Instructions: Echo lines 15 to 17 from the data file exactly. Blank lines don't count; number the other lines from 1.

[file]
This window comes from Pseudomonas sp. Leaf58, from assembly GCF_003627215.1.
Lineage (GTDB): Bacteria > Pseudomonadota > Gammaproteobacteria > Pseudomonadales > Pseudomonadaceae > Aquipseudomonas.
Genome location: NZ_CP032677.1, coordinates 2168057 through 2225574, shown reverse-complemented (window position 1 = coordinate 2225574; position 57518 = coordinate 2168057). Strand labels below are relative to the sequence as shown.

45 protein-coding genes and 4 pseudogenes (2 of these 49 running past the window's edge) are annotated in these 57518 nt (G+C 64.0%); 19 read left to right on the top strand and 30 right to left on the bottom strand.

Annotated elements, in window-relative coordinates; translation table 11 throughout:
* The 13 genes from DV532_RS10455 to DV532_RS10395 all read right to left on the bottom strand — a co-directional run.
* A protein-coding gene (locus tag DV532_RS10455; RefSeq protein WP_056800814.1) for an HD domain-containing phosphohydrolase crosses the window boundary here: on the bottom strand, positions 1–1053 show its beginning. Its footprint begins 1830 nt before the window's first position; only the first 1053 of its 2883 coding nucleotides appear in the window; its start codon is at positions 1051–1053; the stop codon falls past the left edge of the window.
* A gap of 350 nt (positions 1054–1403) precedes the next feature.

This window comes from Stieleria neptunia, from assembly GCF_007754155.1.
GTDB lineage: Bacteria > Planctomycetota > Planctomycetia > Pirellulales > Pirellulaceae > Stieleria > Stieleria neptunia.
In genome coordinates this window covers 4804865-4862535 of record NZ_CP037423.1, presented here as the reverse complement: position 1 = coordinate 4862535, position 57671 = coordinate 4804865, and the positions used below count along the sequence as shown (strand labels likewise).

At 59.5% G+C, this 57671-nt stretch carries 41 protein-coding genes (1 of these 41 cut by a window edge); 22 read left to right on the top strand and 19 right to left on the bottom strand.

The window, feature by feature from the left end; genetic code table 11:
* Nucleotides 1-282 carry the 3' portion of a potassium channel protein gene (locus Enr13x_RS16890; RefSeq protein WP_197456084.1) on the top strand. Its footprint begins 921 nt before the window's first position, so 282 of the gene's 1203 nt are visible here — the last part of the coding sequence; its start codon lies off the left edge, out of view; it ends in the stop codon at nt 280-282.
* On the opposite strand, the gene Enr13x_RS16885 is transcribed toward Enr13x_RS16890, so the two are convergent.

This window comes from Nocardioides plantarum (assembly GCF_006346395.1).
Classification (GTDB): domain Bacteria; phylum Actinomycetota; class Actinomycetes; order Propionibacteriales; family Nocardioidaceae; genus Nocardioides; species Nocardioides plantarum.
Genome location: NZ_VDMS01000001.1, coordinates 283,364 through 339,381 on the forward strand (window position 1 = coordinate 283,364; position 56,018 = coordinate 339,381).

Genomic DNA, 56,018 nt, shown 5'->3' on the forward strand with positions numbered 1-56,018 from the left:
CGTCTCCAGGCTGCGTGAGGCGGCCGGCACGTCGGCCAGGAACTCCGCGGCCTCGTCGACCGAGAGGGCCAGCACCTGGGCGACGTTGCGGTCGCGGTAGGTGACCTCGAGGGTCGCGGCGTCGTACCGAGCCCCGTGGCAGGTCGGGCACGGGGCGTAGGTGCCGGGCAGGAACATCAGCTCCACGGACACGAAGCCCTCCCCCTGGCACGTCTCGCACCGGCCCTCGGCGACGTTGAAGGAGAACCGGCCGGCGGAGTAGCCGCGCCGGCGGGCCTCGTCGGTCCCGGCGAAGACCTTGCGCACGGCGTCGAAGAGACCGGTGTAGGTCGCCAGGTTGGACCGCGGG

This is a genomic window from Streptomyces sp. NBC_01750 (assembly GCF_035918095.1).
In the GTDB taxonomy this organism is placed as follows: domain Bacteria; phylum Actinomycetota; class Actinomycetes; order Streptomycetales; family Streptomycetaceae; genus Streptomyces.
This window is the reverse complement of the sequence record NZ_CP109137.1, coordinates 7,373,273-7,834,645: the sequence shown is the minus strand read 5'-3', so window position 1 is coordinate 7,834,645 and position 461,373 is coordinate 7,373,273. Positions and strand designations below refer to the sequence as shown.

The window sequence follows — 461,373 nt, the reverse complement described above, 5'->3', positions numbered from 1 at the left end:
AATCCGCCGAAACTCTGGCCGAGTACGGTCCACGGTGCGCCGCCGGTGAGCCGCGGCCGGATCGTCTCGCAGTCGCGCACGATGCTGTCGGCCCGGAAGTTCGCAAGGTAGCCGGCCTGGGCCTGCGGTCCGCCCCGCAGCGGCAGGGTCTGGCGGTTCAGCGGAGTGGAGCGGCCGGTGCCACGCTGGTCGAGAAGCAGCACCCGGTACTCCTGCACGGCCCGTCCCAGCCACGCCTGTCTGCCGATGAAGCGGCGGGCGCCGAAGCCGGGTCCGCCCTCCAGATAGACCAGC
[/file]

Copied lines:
* On the opposite strand, the gene Enr13x_RS16885 is transcribed toward Enr13x_RS16890, so the two are convergent.

This window comes from Nocardioides plantarum (assembly GCF_006346395.1).
Classification (GTDB): domain Bacteria; phylum Actinomycetota; class Actinomycetes; order Propionibacteriales; family Nocardioidaceae; genus Nocardioides; species Nocardioides plantarum.